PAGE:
Somehow these Christians are in some waiting place. But the rest of us Christians expect to jump ahead of ’em in line, and go directly to heaven.

The fact is, the scriptures—the canonical scriptures, not fanfiction like the Gospel of Nicodemus—do tell us Jesus has the keys to the aferlife. Rv 1.18 That he’s gonna do away with it once and for all. But he hasn’t yet.

What do we know? Not a lot.

Two reasons Christians know very little about the afterlife. First, the scriptures tell us very little, so we’ve taken it upon ourselves to fill in some of the blanks. Sometimes with Christian mythology, like Nicodemus, or the Divine Comedy, or even C.S. Lewis’s The Great Divorce. Sometimes with people’s stories of their near-death experiences. Frequently with wishful thinking.

The other reason, of course, is Christians in denial. Instead of talking about the afterlife, we skip over it entirely and talk about resurrection. At funerals we repeat Jesus’s statement, “I’m the resurrection and the life,” Jn 11.25 and talk about coming back from death. We don’t talk about what happens in the meanwhile. In fact some of us (namely Roman Catholics) insist we’re resurrected in heaven, so there is no afterlife; just eternal life in the next world.

So when this happened—

Luke 23.42 KWL
The thief said, “Jesus, remember me when you come into your kingdom.”
Jesus said, “Amen! I promise you’ll be with me in paradise today.”

—to their minds paradise means heaven, and (after a brief raid on the underworld) that’s where they really went.

Okay, let’s step away from Christian mythology and briefly look at Pharisee mythology. In the Pharisees’ book 2 Enoch (a non-canonical book which Jude actually quoted Ju 1.14-15), angels took Enoch ben Jared Ge 5.18-23 on a tour through the 10 heavens. In each of them he found:

  1. The 200 angels who supervise stars, snow, and dew.
  2. Those angels which had rebelled against God, and were kept in the second heaven as punishment. Possibly this is the “outer darkness” of Matthew 8.12.
  3. Paradise. The Garden of Eden, kept “between corruptibility and incorruptibility,” 2En 8.5 for the dead to live in. On its north side was a place for the wicked; this is apparently what Jesus described in his Lazarus story. Lk 16.23-31
  4. The sun, the moon, 8,000 stars, and 150,000 angels. (But only 1,000 angels are there at night. Not sure why. Maybe they sleep.)
  5. The iyrím/“watchers” which had rebelled against God. In Pharisee myth, watchers were sent to teach humanity the Law before Noah’s flood had ever taken place—thus explaining how Noah knew the difference between clean and unclean animals. Ge 7.2 But these “sons of God” had instead chosen to interbreed with humans. Ge 6.1-4 Supposedly Enoch was the one who told God on them, so God rewarded him with this trip through the heavens. (That, or being transformed into Metatrón, God’s chief angel.) This is the spirit-prison Jesus visited to proclaim the gospel to. 1Pe 3.19-20
  6. Archangels.
  7. Other scary angels.
  8. The seasons and times of the year, which were unleashed when their time came.
  9. The constellations of the zodiac.
  10. God himself.

As you notice, paradise is in the third heaven. Yep, that third heaven. You might remember Paul mentioned it.

2 Corinthians 12.1-5 KWL
1 It’s necessary to emphasize—but this isn’t productive,
so I’ll come to visions and the Master’s revelations.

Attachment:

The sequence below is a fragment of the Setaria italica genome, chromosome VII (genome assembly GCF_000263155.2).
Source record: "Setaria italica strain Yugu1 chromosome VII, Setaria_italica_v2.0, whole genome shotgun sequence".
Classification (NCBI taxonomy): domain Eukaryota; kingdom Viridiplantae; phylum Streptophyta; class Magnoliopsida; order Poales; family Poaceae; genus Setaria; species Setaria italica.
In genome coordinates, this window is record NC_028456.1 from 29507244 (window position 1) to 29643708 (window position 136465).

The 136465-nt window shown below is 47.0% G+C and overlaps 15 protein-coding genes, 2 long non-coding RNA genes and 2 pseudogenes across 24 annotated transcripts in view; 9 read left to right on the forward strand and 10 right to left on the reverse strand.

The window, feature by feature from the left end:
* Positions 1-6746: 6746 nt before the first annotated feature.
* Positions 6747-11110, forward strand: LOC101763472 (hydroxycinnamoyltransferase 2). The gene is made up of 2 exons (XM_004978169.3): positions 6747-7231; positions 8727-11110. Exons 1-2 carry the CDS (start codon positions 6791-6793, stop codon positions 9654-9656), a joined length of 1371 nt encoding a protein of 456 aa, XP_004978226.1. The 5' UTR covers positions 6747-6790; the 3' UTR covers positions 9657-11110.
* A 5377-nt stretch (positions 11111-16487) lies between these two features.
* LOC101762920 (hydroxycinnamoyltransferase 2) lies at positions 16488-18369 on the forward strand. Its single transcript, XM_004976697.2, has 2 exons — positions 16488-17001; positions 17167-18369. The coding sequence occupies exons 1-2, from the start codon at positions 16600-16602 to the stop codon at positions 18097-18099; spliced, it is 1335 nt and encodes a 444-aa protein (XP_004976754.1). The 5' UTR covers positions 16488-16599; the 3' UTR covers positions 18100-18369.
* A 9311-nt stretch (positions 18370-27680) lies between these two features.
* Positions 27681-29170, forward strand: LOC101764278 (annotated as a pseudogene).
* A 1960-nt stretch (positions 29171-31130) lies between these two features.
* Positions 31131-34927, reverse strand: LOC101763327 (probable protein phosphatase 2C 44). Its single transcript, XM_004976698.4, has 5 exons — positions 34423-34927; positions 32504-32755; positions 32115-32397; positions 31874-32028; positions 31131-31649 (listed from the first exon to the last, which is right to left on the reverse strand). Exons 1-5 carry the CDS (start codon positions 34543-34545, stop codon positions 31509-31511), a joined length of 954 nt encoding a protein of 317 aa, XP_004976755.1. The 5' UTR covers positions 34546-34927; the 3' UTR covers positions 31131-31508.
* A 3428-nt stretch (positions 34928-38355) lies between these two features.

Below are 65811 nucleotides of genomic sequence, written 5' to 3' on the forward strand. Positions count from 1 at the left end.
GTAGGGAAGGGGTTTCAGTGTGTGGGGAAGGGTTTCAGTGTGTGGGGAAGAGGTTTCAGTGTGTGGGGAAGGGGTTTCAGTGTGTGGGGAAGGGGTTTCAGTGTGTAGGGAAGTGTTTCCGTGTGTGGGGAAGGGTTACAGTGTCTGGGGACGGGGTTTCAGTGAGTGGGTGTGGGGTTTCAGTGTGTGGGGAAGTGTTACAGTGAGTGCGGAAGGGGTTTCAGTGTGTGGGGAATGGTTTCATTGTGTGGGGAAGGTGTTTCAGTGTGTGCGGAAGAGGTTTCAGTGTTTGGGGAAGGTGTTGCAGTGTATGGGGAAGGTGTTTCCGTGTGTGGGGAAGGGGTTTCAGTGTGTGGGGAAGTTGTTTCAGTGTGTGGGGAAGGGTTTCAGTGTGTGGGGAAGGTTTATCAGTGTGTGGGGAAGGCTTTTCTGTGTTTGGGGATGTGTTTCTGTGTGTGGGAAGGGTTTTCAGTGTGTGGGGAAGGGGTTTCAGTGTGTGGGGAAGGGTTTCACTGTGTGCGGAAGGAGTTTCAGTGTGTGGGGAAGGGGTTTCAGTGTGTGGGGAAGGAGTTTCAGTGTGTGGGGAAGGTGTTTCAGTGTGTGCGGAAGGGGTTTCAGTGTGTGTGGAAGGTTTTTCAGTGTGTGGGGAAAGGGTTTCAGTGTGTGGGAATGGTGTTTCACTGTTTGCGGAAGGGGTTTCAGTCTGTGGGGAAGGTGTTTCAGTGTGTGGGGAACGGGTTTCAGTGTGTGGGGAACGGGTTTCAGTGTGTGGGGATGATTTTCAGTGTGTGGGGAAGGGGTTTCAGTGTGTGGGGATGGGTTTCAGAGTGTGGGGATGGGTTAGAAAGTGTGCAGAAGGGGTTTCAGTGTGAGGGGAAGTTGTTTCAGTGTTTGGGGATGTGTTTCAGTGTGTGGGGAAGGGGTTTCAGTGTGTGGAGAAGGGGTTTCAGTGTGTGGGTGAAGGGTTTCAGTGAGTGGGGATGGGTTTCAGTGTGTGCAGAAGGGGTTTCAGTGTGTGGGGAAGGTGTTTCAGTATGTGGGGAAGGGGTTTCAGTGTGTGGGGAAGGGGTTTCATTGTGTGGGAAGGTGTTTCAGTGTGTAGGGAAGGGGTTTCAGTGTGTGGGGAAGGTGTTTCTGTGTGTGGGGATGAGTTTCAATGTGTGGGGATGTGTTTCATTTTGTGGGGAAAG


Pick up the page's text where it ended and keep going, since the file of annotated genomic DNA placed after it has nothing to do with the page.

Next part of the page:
2 I know a person in Christ, 14 years ago—
whether in the body I don’t know, whether out of the body I don’t know; God knows—
who experienced some kind of rapture to the third heaven.
3 I know this person—whether in the body, whether without a body, I don’t know; God knows—
4 who was raptured into paradise, who heard unutterable words which aren’t right for people to speak.
5 I can emphasize such a person.
I don’t emphasize myself, other than about my weaknesses.

Various Christians suspect Paul was actually writing about himself, though if that’s true, verse 5 is a lie. Anyway, because they don’t know about the Pharisees’ 10 heavens, a popular interpretation has been circulating that people of Paul’s day only believed in three heavens: The sky, outer space, and God’s domain. I haven’t been able to track down the source of that teaching, but I haven’t found anyone teach it before the 1800s. The Divine Comedy describes 10 heavens, and while they don’t match the Pharisees’ descriptions, it seems 10 was the usual number of heavens in Judeo-Christian mythology until Protestants, who neither knew nor cared about Catholic and Pharisee myths, invented their own theory.

Paul may have written about what we nowadays call a near-death experience. Lots of people, when they die or are near death, see visions of the afterlife. (I don’t consider NDEs to be reliable because too many pagans have seen visions of their religions’ afterlives. I believe God obviously can grant such visions if he chooses to, but not all these visions come from God.) Since this person with the NDE couldn’t share details—either because they couldn’t remember them, or weren’t permitted to reveal them—it didn’t give the apostles, nor us, anything to go on. Paul mentioned it only because he figured it confirmed his belief in the third heaven. It’s something to emphasize.

Other Pharisees described paradise as part of sh’ól, or as they also called it, avaddón/“destruction.” Ps 88.11, Pr 15.11, 27.20 Sometimes the Pharisees even referred to Avaddón as a person; in Revelation John described it as an angel, the king of the Abyss—the bottomless pit, the spirits’ prison. Rv 9.11 In the Pharisee book 4 Ezra, also called 2 Esdras, God informed Ezra that the “pit of torment” and “furnace of hell” sits opposite the “place of rest,” the “paradise of delight.” 2Es 7.36 NRSV So according to the Pharisees, paradise isn’t above, but below.

Yeah, mythology isn’t the most reliable source of information. It’s why Ecclesiastes is skeptical about all of it:

Ecclesiastes 3.20-21 KWL
20 They all go to one place:
All come from the dust, all return to dust.
21 Who knows whether Adam’s children’s spirits go up to heaven,
whereas animal spirits go down to the underworld?

We don’t know. And that’s a real hangup for a lot of Christians. We wanna know. We want certainty about what’s gonna happen to us after we die. There’s a paradise? That’s kinda nice, but we want details. Where is it? What’s it consist of? What’ll we be doing there? Are our loved ones there? Is Jesus?—it won’t be much of a paradise unless Jesus is there. Will we have bodies, or will we be ghosts? Will we feel stuff?—probably, ’cause the rich man sure felt torment.

Our knowledge about the afterlife is so inadequate, it stands to reason why Christians are eager to jump all over the idea that we bypass it and go to heaven instead. I get that. But I don’t teach it, ’cause it’s not what we have in the scriptures. Sorry.

I’ll only leave you with this: Jesus called it paradise. He thought it a valid word for the place. That’ll have to do us for now.